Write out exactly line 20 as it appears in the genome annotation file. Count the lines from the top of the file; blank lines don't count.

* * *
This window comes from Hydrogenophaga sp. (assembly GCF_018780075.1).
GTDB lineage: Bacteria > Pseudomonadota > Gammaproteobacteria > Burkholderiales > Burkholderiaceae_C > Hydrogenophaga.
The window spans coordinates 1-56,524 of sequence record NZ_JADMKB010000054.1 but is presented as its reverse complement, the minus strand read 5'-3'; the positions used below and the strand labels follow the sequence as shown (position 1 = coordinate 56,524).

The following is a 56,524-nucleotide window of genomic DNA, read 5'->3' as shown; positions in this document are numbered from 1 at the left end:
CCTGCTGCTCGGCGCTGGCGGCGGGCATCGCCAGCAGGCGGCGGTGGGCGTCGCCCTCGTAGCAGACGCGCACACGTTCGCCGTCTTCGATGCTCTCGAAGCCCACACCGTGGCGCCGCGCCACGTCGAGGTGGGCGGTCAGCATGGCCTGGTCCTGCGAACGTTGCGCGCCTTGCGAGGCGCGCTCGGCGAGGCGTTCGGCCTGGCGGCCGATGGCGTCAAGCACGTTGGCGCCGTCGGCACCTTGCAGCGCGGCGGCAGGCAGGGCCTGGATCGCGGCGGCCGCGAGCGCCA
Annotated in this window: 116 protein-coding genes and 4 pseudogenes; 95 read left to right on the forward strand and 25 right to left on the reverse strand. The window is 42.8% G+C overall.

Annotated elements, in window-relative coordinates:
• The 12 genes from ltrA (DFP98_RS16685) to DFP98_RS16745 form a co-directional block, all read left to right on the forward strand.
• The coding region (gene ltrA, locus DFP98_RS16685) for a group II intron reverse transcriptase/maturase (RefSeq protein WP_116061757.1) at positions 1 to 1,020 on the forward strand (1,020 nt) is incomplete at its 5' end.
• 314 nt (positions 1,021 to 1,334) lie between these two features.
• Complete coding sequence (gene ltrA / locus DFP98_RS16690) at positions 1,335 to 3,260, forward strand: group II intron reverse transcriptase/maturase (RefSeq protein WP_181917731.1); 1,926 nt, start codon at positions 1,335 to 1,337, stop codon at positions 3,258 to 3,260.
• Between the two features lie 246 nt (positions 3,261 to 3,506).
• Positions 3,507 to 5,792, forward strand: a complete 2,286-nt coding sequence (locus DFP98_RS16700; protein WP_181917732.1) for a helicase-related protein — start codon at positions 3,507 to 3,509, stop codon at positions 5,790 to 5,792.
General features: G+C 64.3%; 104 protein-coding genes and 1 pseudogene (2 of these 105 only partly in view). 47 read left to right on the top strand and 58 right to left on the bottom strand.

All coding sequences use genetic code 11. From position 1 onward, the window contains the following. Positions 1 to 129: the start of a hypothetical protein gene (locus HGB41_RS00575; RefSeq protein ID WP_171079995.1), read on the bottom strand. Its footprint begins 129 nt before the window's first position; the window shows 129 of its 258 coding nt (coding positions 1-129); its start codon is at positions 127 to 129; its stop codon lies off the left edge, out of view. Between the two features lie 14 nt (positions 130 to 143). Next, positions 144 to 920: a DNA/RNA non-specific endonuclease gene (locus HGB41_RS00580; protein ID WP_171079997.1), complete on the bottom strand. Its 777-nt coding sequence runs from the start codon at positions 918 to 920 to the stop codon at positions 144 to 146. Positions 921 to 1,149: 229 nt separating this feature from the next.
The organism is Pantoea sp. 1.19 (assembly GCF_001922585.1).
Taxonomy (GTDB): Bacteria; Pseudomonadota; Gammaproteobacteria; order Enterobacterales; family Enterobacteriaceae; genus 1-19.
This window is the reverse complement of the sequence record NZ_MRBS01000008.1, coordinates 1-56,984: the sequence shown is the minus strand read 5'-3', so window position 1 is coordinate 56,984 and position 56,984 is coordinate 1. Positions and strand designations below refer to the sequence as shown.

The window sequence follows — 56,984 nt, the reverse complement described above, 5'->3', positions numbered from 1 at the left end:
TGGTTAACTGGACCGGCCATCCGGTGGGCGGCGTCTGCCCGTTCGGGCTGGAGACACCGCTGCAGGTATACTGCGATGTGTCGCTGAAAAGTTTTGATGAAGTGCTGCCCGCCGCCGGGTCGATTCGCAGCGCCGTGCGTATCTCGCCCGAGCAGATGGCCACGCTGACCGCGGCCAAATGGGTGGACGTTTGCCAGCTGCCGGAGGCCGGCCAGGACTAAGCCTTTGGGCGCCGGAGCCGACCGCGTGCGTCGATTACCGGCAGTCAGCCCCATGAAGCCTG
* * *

TGGTTAACTGGACCGGCCATCCGGTGGGCGGCGTCTGCCCGTTCGGGCTGGAGACACCGCTGCAGGTATACTGCGATGTGTCGCTGAAAAGTTTTGATGAAGTGCTGCCCGCCGCCGGGTCGATTCGCAGCGCCGTGCGTATCTCGCCCGAGCAGATGGCCACGCTGACCGCGGCCAAATGGGTGGACGTTTGCCAGCTGCCGGAGGCCGGCCAGGACTAAGCCTTTGGGCGCCGGAGCCGACCGCGTGCGTCGATTACCGGCAGTCAGCCCCATGAAGCCTG